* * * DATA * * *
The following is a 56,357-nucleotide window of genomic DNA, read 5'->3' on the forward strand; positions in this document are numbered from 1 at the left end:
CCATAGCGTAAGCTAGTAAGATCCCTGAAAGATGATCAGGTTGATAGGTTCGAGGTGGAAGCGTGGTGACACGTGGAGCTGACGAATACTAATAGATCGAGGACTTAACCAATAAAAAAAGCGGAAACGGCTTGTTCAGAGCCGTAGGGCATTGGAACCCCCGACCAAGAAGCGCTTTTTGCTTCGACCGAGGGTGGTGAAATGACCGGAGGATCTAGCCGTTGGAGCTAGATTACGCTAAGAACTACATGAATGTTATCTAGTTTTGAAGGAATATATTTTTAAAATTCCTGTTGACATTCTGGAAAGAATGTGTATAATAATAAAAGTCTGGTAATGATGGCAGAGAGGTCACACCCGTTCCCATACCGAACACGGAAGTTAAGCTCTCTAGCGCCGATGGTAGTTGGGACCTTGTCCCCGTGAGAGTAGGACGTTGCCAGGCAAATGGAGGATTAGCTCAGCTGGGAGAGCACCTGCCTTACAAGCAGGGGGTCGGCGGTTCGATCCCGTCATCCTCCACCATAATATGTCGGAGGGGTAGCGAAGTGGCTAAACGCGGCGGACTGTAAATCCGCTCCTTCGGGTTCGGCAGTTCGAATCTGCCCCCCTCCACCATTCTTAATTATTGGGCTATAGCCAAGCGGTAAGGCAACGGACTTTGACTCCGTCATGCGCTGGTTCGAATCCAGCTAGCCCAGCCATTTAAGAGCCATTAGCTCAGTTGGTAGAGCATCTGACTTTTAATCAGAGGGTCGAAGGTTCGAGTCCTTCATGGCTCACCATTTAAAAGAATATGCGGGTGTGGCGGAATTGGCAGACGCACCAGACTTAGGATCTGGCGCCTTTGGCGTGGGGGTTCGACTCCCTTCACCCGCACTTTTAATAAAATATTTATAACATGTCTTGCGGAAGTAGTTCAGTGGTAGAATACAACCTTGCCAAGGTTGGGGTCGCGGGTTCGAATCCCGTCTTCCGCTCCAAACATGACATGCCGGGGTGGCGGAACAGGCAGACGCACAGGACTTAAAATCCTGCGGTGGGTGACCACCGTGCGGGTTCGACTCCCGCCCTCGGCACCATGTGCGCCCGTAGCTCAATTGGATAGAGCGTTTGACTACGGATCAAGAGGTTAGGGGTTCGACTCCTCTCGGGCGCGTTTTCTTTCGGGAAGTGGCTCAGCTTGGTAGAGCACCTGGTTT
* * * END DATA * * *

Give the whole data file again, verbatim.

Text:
The following is a 56,357-nucleotide window of genomic DNA, read 5'->3' on the forward strand; positions in this document are numbered from 1 at the left end:
CCATAGCGTAAGCTAGTAAGATCCCTGAAAGATGATCAGGTTGATAGGTTCGAGGTGGAAGCGTGGTGACACGTGGAGCTGACGAATACTAATAGATCGAGGACTTAACCAATAAAAAAAGCGGAAACGGCTTGTTCAGAGCCGTAGGGCATTGGAACCCCCGACCAAGAAGCGCTTTTTGCTTCGACCGAGGGTGGTGAAATGACCGGAGGATCTAGCCGTTGGAGCTAGATTACGCTAAGAACTACATGAATGTTATCTAGTTTTGAAGGAATATATTTTTAAAATTCCTGTTGACATTCTGGAAAGAATGTGTATAATAATAAAAGTCTGGTAATGATGGCAGAGAGGTCACACCCGTTCCCATACCGAACACGGAAGTTAAGCTCTCTAGCGCCGATGGTAGTTGGGACCTTGTCCCCGTGAGAGTAGGACGTTGCCAGGCAAATGGAGGATTAGCTCAGCTGGGAGAGCACCTGCCTTACAAGCAGGGGGTCGGCGGTTCGATCCCGTCATCCTCCACCATAATATGTCGGAGGGGTAGCGAAGTGGCTAAACGCGGCGGACTGTAAATCCGCTCCTTCGGGTTCGGCAGTTCGAATCTGCCCCCCTCCACCATTCTTAATTATTGGGCTATAGCCAAGCGGTAAGGCAACGGACTTTGACTCCGTCATGCGCTGGTTCGAATCCAGCTAGCCCAGCCATTTAAGAGCCATTAGCTCAGTTGGTAGAGCATCTGACTTTTAATCAGAGGGTCGAAGGTTCGAGTCCTTCATGGCTCACCATTTAAAAGAATATGCGGGTGTGGCGGAATTGGCAGACGCACCAGACTTAGGATCTGGCGCCTTTGGCGTGGGGGTTCGACTCCCTTCACCCGCACTTTTAATAAAATATTTATAACATGTCTTGCGGAAGTAGTTCAGTGGTAGAATACAACCTTGCCAAGGTTGGGGTCGCGGGTTCGAATCCCGTCTTCCGCTCCAAACATGACATGCCGGGGTGGCGGAACAGGCAGACGCACAGGACTTAAAATCCTGCGGTGGGTGACCACCGTGCGGGTTCGACTCCCGCCCTCGGCACCATGTGCGCCCGTAGCTCAATTGGATAGAGCGTTTGACTACGGATCAAGAGGTTAGGGGTTCGACTCCTCTCGGGCGCGTTTTCTTTCGGGAAGTGGCTCAGCTTGGTAGAGCACCTGGTTT